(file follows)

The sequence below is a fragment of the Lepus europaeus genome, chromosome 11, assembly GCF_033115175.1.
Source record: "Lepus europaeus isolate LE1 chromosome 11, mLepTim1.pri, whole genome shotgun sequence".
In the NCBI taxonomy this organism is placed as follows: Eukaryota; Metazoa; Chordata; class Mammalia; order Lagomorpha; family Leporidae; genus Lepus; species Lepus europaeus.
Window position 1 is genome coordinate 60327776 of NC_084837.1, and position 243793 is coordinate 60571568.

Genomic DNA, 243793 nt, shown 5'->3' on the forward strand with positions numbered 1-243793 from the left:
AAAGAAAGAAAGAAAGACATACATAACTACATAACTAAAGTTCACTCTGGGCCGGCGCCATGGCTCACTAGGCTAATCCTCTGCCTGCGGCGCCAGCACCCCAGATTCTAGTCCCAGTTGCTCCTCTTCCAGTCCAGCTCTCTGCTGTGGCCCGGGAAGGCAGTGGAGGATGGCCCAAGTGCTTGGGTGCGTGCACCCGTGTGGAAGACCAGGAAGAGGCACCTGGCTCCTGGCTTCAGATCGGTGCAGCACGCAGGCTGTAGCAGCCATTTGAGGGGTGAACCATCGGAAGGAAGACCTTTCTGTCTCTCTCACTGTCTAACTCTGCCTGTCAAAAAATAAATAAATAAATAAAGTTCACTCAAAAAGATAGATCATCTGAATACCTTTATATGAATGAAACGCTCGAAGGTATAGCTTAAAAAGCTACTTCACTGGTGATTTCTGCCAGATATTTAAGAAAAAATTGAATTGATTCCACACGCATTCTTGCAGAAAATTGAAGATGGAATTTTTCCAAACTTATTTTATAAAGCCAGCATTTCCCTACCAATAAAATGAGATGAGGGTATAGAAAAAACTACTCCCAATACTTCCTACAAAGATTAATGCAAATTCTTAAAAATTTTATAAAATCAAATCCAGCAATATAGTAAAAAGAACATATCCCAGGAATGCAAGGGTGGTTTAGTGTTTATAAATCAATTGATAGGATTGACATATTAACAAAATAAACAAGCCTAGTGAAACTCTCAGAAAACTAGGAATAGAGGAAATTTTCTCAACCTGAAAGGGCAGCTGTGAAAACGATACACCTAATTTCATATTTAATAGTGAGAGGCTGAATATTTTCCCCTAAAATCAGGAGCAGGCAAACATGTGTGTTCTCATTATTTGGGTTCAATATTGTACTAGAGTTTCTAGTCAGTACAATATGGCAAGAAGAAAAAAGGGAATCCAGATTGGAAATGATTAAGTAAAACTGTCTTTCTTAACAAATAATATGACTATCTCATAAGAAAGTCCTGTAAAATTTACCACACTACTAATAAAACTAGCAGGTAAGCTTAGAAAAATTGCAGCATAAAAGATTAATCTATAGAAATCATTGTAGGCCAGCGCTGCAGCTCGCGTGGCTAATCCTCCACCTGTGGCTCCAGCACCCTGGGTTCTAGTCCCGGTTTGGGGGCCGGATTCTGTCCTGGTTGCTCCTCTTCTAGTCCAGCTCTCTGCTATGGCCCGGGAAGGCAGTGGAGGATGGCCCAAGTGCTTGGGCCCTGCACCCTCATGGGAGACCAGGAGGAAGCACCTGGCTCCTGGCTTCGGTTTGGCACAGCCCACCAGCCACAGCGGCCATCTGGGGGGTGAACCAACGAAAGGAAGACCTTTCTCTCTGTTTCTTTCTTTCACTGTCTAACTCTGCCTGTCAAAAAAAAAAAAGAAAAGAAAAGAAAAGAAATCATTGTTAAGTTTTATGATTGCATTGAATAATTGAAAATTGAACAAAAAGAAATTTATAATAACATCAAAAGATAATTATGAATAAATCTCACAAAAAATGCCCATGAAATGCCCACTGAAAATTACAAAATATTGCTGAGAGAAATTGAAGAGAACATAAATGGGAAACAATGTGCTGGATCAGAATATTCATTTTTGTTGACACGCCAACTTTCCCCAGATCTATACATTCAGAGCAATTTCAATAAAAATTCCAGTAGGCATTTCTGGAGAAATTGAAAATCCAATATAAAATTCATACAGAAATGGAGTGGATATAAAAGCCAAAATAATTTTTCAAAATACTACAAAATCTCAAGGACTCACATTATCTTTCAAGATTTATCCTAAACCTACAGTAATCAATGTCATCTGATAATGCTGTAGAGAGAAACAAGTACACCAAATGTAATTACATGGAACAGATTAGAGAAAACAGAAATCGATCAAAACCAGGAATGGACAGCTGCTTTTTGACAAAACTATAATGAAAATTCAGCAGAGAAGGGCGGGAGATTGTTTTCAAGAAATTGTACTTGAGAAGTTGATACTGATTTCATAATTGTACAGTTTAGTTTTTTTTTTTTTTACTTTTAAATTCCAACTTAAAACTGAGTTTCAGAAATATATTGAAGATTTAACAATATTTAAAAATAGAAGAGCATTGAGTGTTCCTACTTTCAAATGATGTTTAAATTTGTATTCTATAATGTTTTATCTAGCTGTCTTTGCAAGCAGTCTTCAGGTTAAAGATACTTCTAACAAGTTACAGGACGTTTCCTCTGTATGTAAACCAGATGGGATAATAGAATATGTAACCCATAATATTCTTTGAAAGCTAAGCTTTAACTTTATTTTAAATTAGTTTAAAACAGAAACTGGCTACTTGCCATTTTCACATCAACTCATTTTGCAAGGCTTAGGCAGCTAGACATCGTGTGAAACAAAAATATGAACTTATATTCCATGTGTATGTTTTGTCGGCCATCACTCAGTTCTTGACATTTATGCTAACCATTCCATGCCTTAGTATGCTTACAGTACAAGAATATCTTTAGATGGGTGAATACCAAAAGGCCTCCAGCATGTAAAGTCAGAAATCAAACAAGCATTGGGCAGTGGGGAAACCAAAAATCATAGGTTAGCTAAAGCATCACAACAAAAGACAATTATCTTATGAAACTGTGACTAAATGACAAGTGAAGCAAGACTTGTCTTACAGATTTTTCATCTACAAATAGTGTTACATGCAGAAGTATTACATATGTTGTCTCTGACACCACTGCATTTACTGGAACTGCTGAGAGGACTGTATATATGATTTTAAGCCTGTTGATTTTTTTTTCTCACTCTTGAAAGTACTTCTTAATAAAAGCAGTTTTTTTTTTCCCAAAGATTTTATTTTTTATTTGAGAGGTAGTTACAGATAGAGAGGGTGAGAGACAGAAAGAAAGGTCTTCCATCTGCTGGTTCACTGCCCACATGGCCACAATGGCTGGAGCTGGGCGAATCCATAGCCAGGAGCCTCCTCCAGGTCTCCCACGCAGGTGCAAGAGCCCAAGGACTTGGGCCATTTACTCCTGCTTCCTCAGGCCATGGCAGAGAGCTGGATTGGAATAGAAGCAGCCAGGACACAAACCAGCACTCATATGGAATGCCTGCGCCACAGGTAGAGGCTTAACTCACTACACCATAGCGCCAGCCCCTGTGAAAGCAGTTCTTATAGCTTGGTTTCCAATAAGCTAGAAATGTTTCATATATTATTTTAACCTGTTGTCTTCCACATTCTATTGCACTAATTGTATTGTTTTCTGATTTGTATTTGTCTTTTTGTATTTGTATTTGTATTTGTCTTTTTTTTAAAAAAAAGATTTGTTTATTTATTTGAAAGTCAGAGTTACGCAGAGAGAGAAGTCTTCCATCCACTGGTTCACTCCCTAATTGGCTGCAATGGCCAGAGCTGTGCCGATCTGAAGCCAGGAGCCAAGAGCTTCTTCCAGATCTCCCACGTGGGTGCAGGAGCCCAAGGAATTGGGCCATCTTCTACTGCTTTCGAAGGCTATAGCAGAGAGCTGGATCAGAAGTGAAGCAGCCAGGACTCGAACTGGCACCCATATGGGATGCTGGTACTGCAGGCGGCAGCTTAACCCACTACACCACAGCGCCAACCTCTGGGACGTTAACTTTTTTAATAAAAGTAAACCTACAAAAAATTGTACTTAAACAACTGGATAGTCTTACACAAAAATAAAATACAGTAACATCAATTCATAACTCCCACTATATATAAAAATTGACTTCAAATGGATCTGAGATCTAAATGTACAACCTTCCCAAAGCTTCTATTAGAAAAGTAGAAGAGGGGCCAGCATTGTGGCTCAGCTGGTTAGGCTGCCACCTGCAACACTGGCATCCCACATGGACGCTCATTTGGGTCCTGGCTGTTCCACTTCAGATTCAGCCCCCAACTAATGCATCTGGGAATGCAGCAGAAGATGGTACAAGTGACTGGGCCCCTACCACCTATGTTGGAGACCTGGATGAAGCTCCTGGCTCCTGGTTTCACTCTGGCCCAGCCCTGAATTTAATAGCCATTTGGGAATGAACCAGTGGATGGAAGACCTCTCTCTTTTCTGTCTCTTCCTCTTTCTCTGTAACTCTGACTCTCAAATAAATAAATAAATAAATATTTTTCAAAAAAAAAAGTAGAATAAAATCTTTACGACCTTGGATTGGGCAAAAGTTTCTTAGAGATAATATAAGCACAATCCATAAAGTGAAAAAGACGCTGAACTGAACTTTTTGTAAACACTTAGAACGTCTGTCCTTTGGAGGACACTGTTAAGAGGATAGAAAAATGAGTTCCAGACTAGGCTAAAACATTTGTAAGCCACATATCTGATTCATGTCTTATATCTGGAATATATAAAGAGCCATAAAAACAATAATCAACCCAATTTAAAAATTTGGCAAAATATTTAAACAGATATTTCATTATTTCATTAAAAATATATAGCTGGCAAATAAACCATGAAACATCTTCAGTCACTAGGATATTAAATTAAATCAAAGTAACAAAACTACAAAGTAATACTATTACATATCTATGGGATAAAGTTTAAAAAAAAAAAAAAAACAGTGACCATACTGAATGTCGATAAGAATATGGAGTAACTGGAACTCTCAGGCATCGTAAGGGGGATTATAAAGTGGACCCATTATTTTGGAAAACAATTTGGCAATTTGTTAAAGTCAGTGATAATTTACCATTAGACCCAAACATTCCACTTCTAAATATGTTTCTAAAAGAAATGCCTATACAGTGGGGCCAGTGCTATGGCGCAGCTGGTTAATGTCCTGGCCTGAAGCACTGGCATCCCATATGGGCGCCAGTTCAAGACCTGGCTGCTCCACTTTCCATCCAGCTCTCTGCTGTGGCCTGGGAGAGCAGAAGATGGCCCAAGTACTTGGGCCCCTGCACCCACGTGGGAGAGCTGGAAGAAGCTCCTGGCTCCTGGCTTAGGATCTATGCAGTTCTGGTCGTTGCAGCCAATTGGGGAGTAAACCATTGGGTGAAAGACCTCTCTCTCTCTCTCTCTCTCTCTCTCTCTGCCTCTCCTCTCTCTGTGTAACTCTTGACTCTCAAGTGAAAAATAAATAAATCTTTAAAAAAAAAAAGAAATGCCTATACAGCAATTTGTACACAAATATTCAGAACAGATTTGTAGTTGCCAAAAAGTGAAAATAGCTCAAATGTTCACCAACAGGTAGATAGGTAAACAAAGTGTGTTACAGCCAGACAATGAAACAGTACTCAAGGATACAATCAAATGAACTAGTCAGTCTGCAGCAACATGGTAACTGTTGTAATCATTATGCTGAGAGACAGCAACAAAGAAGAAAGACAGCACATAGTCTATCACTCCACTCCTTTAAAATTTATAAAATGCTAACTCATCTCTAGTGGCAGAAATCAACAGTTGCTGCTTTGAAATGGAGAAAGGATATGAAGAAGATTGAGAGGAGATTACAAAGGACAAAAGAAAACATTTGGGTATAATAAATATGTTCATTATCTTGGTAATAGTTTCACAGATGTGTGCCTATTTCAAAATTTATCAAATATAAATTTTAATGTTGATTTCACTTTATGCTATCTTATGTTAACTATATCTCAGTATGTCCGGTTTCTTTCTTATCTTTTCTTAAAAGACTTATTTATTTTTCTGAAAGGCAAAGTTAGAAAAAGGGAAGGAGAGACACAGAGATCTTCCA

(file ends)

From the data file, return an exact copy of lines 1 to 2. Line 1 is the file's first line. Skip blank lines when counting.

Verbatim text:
The sequence below is a fragment of the Lepus europaeus genome, chromosome 11, assembly GCF_033115175.1.
Source record: "Lepus europaeus isolate LE1 chromosome 11, mLepTim1.pri, whole genome shotgun sequence".